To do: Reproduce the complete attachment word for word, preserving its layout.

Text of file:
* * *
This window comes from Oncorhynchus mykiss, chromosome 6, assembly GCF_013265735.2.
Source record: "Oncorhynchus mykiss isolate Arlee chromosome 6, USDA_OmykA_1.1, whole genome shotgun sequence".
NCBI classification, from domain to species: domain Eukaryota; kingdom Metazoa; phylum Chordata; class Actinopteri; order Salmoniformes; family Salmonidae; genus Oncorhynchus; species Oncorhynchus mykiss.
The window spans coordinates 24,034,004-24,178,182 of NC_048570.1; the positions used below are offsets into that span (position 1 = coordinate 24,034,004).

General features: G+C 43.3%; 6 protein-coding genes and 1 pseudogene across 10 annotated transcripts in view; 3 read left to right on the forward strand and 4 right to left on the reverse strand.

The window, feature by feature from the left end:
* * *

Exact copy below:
This window comes from Oncorhynchus mykiss, chromosome 6, assembly GCF_013265735.2.
Source record: "Oncorhynchus mykiss isolate Arlee chromosome 6, USDA_OmykA_1.1, whole genome shotgun sequence".
NCBI classification, from domain to species: domain Eukaryota; kingdom Metazoa; phylum Chordata; class Actinopteri; order Salmoniformes; family Salmonidae; genus Oncorhynchus; species Oncorhynchus mykiss.
The window spans coordinates 24,034,004-24,178,182 of NC_048570.1; the positions used below are offsets into that span (position 1 = coordinate 24,034,004).

General features: G+C 43.3%; 6 protein-coding genes and 1 pseudogene across 10 annotated transcripts in view; 3 read left to right on the forward strand and 4 right to left on the reverse strand.

The window, feature by feature from the left end: